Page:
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James (Gus) Siggs (2008-2016)

gus

On October 1st of 2012, doctors found a tumor in Gus’s brain. On October 5th, they took it out.

He was three years old.

It took less than a month for us to figure it out; one doctor visit, one trip to urgent care, a matter of hours on a Monday morning with multiple doctors demanding an emergency MRI. Nothing about our journey has been the typical story you so often hear about childhood cancer – but then, nothing about James Chance Siggs has ever been typical.

Gus has been Gus since he was a newborn, wriggling his way up under my chin so often, I called him my Snuggleupagus. It stuck, and was the first thing he ever learned to write. He was so self-aware and articulate at three years old he was able to tell us exactly where the pain was, what it felt like, and demand to see the doctor. He told his surgeon to be careful during the surgery, his bones are fragile. And when he woke from the five-hour long surgery, with a five-inch incision in the back of his head, he said, “I have to pee. Where’s my crane? I WANT TO GO HOME.” And then he tried to pull his IVs out. They discharged him five days later.

We spent six months surviving a fast paced, very aggressive treatment plan; he turned four during two months of radiation, his brother Charlie turned three the day before Gus started chemotherapy. In May he was discharged from treatment months ahead of schedule, his body recovered so fast. As suddenly as it began…it was over. For the next two years we lived in the kind of peace that only comes from clean scans and healthy, growing children who are thriving in pre-school and kindergarten. The hope that the terror was behind us, for good.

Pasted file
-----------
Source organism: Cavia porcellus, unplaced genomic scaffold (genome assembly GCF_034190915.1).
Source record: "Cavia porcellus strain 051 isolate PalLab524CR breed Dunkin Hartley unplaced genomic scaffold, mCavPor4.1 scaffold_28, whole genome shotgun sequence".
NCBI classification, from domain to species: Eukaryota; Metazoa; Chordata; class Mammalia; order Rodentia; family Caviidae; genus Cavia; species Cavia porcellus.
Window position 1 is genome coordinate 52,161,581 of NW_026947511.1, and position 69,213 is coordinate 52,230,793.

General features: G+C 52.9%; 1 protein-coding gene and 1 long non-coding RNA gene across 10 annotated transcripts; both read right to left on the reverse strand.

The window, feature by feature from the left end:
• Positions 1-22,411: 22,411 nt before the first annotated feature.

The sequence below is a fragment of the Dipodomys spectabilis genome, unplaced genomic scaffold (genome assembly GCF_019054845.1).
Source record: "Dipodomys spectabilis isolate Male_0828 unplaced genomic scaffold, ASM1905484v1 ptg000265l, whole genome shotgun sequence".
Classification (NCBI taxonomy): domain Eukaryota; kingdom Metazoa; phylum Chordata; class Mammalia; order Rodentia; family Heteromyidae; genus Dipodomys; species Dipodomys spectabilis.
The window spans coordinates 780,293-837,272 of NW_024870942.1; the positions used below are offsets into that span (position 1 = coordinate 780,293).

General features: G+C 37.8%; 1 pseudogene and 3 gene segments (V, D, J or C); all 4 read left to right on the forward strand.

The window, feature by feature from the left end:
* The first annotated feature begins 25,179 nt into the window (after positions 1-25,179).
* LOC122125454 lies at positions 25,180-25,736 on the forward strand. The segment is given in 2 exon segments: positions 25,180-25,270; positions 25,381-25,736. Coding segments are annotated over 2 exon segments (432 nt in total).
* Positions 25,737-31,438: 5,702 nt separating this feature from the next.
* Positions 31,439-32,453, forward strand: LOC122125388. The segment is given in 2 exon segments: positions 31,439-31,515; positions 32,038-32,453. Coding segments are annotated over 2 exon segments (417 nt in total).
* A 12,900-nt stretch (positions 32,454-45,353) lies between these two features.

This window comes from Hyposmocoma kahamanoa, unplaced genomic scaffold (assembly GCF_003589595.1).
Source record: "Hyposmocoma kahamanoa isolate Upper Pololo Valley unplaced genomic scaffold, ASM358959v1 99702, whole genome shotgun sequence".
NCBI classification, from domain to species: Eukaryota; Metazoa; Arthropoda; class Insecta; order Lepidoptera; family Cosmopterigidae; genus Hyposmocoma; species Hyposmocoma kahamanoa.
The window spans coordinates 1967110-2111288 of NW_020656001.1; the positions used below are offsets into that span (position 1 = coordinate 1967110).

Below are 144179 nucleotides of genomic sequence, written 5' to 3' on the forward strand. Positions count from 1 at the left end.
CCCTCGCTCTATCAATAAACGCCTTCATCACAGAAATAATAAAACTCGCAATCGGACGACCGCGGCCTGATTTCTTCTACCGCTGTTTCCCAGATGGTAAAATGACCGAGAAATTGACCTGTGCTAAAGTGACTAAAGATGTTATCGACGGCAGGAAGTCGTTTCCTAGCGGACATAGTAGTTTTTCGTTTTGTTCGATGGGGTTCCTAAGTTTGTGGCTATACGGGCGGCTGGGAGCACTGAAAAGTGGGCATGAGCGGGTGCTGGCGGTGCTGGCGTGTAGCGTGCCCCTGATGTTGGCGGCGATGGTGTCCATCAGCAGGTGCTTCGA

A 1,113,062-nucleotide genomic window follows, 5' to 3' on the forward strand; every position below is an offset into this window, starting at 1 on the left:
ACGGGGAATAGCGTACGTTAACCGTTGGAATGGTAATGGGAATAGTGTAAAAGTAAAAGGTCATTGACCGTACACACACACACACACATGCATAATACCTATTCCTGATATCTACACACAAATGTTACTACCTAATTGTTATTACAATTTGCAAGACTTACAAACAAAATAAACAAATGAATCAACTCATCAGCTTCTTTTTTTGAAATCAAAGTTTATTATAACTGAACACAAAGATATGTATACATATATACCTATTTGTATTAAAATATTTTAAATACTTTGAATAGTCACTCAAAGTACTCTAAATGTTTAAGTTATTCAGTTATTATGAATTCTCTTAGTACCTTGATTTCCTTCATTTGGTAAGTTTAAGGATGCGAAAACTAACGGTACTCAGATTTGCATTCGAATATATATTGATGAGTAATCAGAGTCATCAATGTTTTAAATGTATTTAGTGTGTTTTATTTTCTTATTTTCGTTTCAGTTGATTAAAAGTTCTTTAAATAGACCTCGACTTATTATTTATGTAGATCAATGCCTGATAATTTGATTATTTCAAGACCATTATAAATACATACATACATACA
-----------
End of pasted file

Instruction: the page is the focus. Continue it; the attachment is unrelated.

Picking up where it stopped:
On May 13th of 2015, it all came crashing down. Two new tumors in his head, and a metastatic tumor in his spine. From June 2nd to December 18th, Gus endured three surgeries: five tumors removed from the bottom of his spine to the base of his skull. Forty-three days of radiation. He carried seven scars on his seven-year-old body.

He taught three separate classes of his six-and-seven-year-old peers about brain tumors, surgery, and the various implants we have used to inject him with life-saving drugs. He showed them his scars, explained what they were for, and let them feel the bump from his subdermal port so they would know where not to be too rough with him. He suffered no neurological damage, and continued to grow at a normal pace. He bounced and ran and sang and fought with his brother. He missed school every Thursday in order to go to the hospital for experimental immunotherapy that was our only hope of saving him.

June 27th of 2016, our worst fears were confirmed. It was too aggressive, too fast growing. And it was everywhere in his brain and spine. There were no options left.

He was strong and outwardly healthy until the very end, pain his only nemesis. He continued to jump on the trampoline even once he started IV pain medication. But on September 29 the tumors took their toll, and Gus returned to stardust two days shy of the fourth anniversary of his original diagnoses.

“My tumors are kind of like Indominus Rex,” he’d said. “We just need a Mosasaur to fight them.”

We donated those dozens of fatal tumors to Dr. Foreman so that he can use them to save others and Gus can be the Mosasaur.

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